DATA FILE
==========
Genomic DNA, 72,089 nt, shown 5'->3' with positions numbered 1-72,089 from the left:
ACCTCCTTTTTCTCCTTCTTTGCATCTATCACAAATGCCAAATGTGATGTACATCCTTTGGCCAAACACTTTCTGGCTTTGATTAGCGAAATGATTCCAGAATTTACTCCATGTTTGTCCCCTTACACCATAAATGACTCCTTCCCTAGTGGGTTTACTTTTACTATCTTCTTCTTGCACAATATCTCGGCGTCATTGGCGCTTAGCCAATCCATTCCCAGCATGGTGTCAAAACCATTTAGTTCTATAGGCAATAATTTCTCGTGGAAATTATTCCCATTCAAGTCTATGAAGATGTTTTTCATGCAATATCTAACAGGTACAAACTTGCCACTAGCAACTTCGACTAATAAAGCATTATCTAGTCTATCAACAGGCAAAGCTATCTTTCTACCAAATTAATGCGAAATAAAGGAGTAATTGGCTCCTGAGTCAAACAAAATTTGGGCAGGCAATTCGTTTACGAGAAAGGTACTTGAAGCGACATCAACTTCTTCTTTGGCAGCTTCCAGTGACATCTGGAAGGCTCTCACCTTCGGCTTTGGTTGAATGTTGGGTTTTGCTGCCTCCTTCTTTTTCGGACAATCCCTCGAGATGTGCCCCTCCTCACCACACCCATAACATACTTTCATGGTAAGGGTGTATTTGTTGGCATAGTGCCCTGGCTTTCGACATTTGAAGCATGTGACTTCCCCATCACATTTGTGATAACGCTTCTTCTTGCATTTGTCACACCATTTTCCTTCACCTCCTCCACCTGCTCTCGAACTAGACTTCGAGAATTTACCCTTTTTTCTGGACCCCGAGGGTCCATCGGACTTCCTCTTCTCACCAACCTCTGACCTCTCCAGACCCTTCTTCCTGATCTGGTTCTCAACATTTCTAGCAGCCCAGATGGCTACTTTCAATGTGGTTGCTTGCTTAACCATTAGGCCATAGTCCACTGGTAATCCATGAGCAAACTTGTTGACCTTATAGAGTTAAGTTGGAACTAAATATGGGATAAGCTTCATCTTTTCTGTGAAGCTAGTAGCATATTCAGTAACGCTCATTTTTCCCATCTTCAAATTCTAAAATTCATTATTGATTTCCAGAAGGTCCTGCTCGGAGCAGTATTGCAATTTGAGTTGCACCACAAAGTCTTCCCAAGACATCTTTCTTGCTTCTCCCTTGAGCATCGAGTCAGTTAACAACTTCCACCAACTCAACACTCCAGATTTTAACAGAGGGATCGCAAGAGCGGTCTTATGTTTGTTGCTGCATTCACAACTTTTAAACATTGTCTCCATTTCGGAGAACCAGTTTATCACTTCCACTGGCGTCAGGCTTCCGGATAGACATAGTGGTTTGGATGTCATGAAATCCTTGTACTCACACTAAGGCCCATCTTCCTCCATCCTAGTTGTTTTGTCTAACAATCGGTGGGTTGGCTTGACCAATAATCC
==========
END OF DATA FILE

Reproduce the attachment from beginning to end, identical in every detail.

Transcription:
Genomic DNA, 72,089 nt, shown 5'->3' with positions numbered 1-72,089 from the left:
ACCTCCTTTTTCTCCTTCTTTGCATCTATCACAAATGCCAAATGTGATGTACATCCTTTGGCCAAACACTTTCTGGCTTTGATTAGCGAAATGATTCCAGAATTTACTCCATGTTTGTCCCCTTACACCATAAATGACTCCTTCCCTAGTGGGTTTACTTTTACTATCTTCTTCTTGCACAATATCTCGGCGTCATTGGCGCTTAGCCAATCCATTCCCAGCATGGTGTCAAAACCATTTAGTTCTATAGGCAATAATTTCTCGTGGAAATTATTCCCATTCAAGTCTATGAAGATGTTTTTCATGCAATATCTAACAGGTACAAACTTGCCACTAGCAACTTCGACTAATAAAGCATTATCTAGTCTATCAACAGGCAAAGCTATCTTTCTACCAAATTAATGCGAAATAAAGGAGTAATTGGCTCCTGAGTCAAACAAAATTTGGGCAGGCAATTCGTTTACGAGAAAGGTACTTGAAGCGACATCAACTTCTTCTTTGGCAGCTTCCAGTGACATCTGGAAGGCTCTCACCTTCGGCTTTGGTTGAATGTTGGGTTTTGCTGCCTCCTTCTTTTTCGGACAATCCCTCGAGATGTGCCCCTCCTCACCACACCCATAACATACTTTCATGGTAAGGGTGTATTTGTTGGCATAGTGCCCTGGCTTTCGACATTTGAAGCATGTGACTTCCCCATCACATTTGTGATAACGCTTCTTCTTGCATTTGTCACACCATTTTCCTTCACCTCCTCCACCTGCTCTCGAACTAGACTTCGAGAATTTACCCTTTTTTCTGGACCCCGAGGGTCCATCGGACTTCCTCTTCTCACCAACCTCTGACCTCTCCAGACCCTTCTTCCTGATCTGGTTCTCAACATTTCTAGCAGCCCAGATGGCTACTTTCAATGTGGTTGCTTGCTTAACCATTAGGCCATAGTCCACTGGTAATCCATGAGCAAACTTGTTGACCTTATAGAGTTAAGTTGGAACTAAATATGGGATAAGCTTCATCTTTTCTGTGAAGCTAGTAGCATATTCAGTAACGCTCATTTTTCCCATCTTCAAATTCTAAAATTCATTATTGATTTCCAGAAGGTCCTGCTCGGAGCAGTATTGCAATTTGAGTTGCACCACAAAGTCTTCCCAAGACATCTTTCTTGCTTCTCCCTTGAGCATCGAGTCAGTTAACAACTTCCACCAACTCAACACTCCAGATTTTAACAGAGGGATCGCAAGAGCGGTCTTATGTTTGTTGCTGCATTCACAACTTTTAAACATTGTCTCCATTTCGGAGAACCAGTTTATCACTTCCACTGGCGTCAGGCTTCCGGATAGACATAGTGGTTTGGATGTCATGAAATCCTTGTACTCACACTAAGGCCCATCTTCCTCCATCCTAGTTGTTTTGTCTAACAATCGGTGGGTTGGCTTGACCAATAATCC